Putting the Theories to a Test

At one point, a reader and I were discussing the Freenet and its system of decentralized, distributed file storage on the Net. That system essentially makes it impossible to ever suppress information once it’s been uploaded. Unfortunately, it also makes it impossible to ever enforce a copyright or patent anywhere in the world. As an author, this means that any of my work on the Freenet would never go “out-of-print,” and I would never again have to deal with a publisher’s commercial judgements in order to get my thoughts shared with the world. It also means that anyone can plagiarize me and I have no recourse. And, oh yes, I would probably never see a penny of payment for my works, no matter how many people downloaded and used them, and no matter how much effort it had taken me to produce them. (When I first published this essay, it also meant that anyone could impersonate me and publish items under my name, but this has since been partially addressed with private “namespaces” on the Freenet.)

As I told the reader I mentioned earlier, “Letting the authors get ripped off by readers instead of by publishers isn’t much of an improvement. From what I know of the Freenet idea so far, it provides no financial incentive at all for writers to write, and thus is a backward step to the days when only the idle wealthy could afford to write.”

To which he replied, “I have optimism and faith in humanity. People will give you $1 when they read an essay (I would). Of course, it’s my faith in humanity that gets me in trouble…” So I decided to take his suggestions and give them a try. In early October of 2000 c.e., I gave visitors to my website the option to click a graphic and donate small sums of money to me, assuming that they had found something on my site that they thought was worth that amount to them. This required them to have an account with the PayPal system, but the account set-up process takes very little time and they could always snailmail me a small sum if they preferred. With over 1,500 visitors to my site daily in October (200+ visitors daily after Halloween) that year, even a one percent response rate would have generated more than enough income to justify setting the system up.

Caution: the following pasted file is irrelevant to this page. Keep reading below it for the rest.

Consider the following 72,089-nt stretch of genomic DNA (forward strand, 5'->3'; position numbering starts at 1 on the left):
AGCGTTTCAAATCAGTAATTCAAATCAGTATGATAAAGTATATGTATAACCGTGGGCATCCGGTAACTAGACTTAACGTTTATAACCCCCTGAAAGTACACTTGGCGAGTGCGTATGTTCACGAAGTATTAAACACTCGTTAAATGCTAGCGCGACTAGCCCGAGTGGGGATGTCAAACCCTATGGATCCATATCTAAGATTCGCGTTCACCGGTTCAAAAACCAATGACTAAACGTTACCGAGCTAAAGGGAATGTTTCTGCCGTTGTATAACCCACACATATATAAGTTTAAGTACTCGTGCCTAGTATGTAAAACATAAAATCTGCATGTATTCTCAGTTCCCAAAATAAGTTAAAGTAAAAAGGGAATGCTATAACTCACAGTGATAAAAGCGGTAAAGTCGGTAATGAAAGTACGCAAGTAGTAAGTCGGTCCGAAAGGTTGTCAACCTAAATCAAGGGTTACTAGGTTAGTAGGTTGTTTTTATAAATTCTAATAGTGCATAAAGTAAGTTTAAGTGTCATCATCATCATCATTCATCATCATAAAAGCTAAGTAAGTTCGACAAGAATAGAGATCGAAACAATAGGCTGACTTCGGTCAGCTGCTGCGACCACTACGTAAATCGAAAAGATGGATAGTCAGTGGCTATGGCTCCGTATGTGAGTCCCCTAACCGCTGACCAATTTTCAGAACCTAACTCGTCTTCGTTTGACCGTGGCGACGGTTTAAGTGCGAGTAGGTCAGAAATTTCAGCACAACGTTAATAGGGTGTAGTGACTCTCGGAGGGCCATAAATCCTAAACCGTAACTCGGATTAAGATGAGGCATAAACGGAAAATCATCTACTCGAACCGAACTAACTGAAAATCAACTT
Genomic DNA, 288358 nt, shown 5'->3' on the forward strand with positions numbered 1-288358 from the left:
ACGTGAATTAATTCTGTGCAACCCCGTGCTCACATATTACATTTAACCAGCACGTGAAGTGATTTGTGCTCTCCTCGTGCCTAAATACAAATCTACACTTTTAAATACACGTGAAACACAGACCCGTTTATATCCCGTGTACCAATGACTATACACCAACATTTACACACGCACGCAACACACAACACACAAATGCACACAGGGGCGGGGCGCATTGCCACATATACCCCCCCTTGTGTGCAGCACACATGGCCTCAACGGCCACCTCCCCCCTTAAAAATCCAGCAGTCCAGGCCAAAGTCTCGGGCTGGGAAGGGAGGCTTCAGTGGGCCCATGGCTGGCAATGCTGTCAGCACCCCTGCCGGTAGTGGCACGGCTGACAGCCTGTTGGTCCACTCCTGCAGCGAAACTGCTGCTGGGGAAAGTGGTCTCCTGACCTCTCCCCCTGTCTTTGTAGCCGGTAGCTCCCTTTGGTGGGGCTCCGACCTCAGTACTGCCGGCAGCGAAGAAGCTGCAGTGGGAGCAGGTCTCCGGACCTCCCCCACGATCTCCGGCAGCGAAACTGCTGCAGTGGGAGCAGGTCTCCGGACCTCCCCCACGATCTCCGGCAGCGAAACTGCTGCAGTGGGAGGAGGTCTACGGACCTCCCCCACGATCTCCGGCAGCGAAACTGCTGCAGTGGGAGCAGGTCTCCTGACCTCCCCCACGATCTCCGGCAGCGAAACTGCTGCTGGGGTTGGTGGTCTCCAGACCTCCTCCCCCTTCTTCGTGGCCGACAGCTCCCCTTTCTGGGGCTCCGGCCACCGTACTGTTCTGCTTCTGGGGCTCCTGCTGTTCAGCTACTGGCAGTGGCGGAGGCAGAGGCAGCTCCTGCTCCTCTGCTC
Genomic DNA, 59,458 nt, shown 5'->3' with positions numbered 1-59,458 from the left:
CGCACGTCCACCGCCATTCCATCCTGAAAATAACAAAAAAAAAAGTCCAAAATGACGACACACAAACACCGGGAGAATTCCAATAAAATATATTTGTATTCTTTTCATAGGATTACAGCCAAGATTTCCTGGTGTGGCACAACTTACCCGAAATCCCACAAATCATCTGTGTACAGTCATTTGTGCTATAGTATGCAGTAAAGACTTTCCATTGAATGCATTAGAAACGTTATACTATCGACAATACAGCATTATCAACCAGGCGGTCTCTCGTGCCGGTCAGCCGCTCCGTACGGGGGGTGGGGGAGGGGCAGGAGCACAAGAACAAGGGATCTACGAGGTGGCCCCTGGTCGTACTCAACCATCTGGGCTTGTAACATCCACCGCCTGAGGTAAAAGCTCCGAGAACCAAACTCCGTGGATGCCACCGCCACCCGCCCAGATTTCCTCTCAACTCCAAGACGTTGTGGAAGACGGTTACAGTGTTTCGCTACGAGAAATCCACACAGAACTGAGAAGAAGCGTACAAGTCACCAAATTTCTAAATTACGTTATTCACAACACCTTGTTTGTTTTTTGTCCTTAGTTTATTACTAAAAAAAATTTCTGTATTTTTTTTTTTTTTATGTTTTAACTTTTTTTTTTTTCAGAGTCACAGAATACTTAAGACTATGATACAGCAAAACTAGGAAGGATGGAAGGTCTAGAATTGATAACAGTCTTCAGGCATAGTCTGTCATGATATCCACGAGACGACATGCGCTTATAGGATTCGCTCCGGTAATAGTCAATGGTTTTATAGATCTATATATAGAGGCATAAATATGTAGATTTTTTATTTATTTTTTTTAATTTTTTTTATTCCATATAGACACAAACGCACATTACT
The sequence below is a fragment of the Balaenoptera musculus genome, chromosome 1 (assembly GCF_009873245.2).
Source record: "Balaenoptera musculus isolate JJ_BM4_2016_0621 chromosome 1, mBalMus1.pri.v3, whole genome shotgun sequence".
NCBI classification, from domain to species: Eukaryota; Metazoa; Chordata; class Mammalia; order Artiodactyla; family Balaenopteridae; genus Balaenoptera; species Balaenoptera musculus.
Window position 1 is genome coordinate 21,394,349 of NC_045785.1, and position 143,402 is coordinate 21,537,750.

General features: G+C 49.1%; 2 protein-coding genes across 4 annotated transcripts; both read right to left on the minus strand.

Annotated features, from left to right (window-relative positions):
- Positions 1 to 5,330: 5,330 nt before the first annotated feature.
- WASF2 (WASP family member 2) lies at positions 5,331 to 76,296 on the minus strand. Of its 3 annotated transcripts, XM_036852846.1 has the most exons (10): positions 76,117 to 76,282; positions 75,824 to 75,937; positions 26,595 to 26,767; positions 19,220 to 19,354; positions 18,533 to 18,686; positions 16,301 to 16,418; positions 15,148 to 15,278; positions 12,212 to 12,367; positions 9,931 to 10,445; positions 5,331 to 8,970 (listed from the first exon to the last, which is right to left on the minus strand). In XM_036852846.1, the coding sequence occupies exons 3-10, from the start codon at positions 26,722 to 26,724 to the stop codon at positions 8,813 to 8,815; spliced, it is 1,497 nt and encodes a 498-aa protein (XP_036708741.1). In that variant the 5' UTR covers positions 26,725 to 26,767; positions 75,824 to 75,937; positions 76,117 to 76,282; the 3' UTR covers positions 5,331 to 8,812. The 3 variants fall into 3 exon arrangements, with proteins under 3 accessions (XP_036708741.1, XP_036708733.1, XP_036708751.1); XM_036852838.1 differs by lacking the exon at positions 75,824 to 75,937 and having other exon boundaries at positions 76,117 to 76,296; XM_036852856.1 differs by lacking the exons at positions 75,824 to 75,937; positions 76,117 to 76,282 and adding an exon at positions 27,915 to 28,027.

How well did it work? From October of 2000 to September of 2001, my website received over 200,000 visitors. The overall response ratio during the first year was something like 0.05% or five-hundreths of one percent (one donation per 2,000+ visits), with an average donation of less than $5 (with a couple of shining exceptions). During that time, my website generated a little over US$80 per month of income from direct donations and Amazon referrals. This was about enough to pay my hosting and net access costs, but certainly not enough to let me spend the many hours I would have liked to devote (and have in the past) to researching, writing, and adding new material while keeping the older contents current. Since my self-employment efforts from web design and freelance book editing yielded (and still yield) an income putting me well below the official “poverty line,” you can see how this was less than satisfactory — but it got much worse.

Donations to my website after September 11, 2001 dwindled to nearly nothing. Various nonprofit organizations noticed the same pattern and have attributed it to people giving most of their spare money to the disaster-related charities. While the organizations collecting funds for the victims certainly deserved all the help they got, this loss of funding to other worthy causes had a devastating effect on the entire nonprofit sector of our economy. The effect was worsened when Bush’s trillion dollar giveaway to his rich friends combined with the economic fallout from 9/11 to put the American economy into a tailspin. Website income in the time since 9/11 dwindled to an average of US$35 per month. With over 35,000 visitors to my special Halloween pages in 2002, all of 13 people made donations, for a response rate of one donation per 3,500 visits! Somehow I doubt that all 35,000 visitors that month were welfare mothers or street people… In 2007, over 100,000 visiters came to read my Halloween pages, less than a dozen donated anything at all.

Obviously there are some unseen holes in anti-copyright theory. Most modern people now use money as the rock-bottom measure of all value. Things that are a high priority in our lives are the things we spend money on or give money to; things that aren’t, we don’t. I’ve often suggested that we could build or buy Neopagan temples in every city in the U.S. and Canada, for example, if we simply collected one piece of silver jewelry from every Neopagan at every festival for one year. This is in keeping with my suggestion that the magpie (“Oh look—shiny stuff!”) is the right totem animal for the entire movement.

The very same people who “can’t afford” to donate to a Neopagan temple, community center, website, or other organization on a regular basis have no problem finding the money to buy science fiction books, videotapes, DVDs, game cartridges, music CDs, comics, beer, pizza, cigarettes, movie tickets, necklaces, earrings, bracelets, crystals, robes, capes, etc. This is not a pattern unique to Neopaganism — almost every nonprofit organization or movement tells the same tale. People in the West generally have money for those things that bring comfort, pleasure, and ego-gratification. Everything else has to wait in line and hope for the best.